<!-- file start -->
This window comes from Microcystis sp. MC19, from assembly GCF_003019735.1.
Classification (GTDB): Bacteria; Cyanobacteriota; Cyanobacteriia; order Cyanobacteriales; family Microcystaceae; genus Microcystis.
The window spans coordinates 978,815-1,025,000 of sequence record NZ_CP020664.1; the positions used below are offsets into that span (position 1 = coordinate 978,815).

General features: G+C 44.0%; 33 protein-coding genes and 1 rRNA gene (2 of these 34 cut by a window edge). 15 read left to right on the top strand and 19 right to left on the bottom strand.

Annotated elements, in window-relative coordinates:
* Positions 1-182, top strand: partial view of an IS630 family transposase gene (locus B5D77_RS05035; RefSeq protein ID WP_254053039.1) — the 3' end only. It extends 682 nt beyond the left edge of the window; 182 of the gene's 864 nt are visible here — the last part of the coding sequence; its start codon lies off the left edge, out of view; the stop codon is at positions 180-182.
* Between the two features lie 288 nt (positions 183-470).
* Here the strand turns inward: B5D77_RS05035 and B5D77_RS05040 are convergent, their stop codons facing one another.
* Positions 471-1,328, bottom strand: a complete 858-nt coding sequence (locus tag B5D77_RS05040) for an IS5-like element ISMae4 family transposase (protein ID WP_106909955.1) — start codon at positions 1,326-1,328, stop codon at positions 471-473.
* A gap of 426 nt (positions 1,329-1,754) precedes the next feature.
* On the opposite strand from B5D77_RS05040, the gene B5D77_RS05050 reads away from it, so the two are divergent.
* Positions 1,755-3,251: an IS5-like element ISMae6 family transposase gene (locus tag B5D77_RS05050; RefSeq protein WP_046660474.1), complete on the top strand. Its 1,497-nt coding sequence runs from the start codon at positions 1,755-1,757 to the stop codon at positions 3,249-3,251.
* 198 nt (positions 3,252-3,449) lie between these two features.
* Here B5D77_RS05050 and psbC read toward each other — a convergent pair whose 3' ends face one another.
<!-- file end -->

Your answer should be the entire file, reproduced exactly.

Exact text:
This window comes from Microcystis sp. MC19, from assembly GCF_003019735.1.
Classification (GTDB): Bacteria; Cyanobacteriota; Cyanobacteriia; order Cyanobacteriales; family Microcystaceae; genus Microcystis.
The window spans coordinates 978,815-1,025,000 of sequence record NZ_CP020664.1; the positions used below are offsets into that span (position 1 = coordinate 978,815).

General features: G+C 44.0%; 33 protein-coding genes and 1 rRNA gene (2 of these 34 cut by a window edge). 15 read left to right on the top strand and 19 right to left on the bottom strand.

Annotated elements, in window-relative coordinates:
* Positions 1-182, top strand: partial view of an IS630 family transposase gene (locus B5D77_RS05035; RefSeq protein ID WP_254053039.1) — the 3' end only. It extends 682 nt beyond the left edge of the window; 182 of the gene's 864 nt are visible here — the last part of the coding sequence; its start codon lies off the left edge, out of view; the stop codon is at positions 180-182.
* Between the two features lie 288 nt (positions 183-470).
* Here the strand turns inward: B5D77_RS05035 and B5D77_RS05040 are convergent, their stop codons facing one another.
* Positions 471-1,328, bottom strand: a complete 858-nt coding sequence (locus tag B5D77_RS05040) for an IS5-like element ISMae4 family transposase (protein ID WP_106909955.1) — start codon at positions 1,326-1,328, stop codon at positions 471-473.
* A gap of 426 nt (positions 1,329-1,754) precedes the next feature.
* On the opposite strand from B5D77_RS05040, the gene B5D77_RS05050 reads away from it, so the two are divergent.
* Positions 1,755-3,251: an IS5-like element ISMae6 family transposase gene (locus tag B5D77_RS05050; RefSeq protein WP_046660474.1), complete on the top strand. Its 1,497-nt coding sequence runs from the start codon at positions 1,755-1,757 to the stop codon at positions 3,249-3,251.
* 198 nt (positions 3,252-3,449) lie between these two features.
* Here B5D77_RS05050 and psbC read toward each other — a convergent pair whose 3' ends face one another.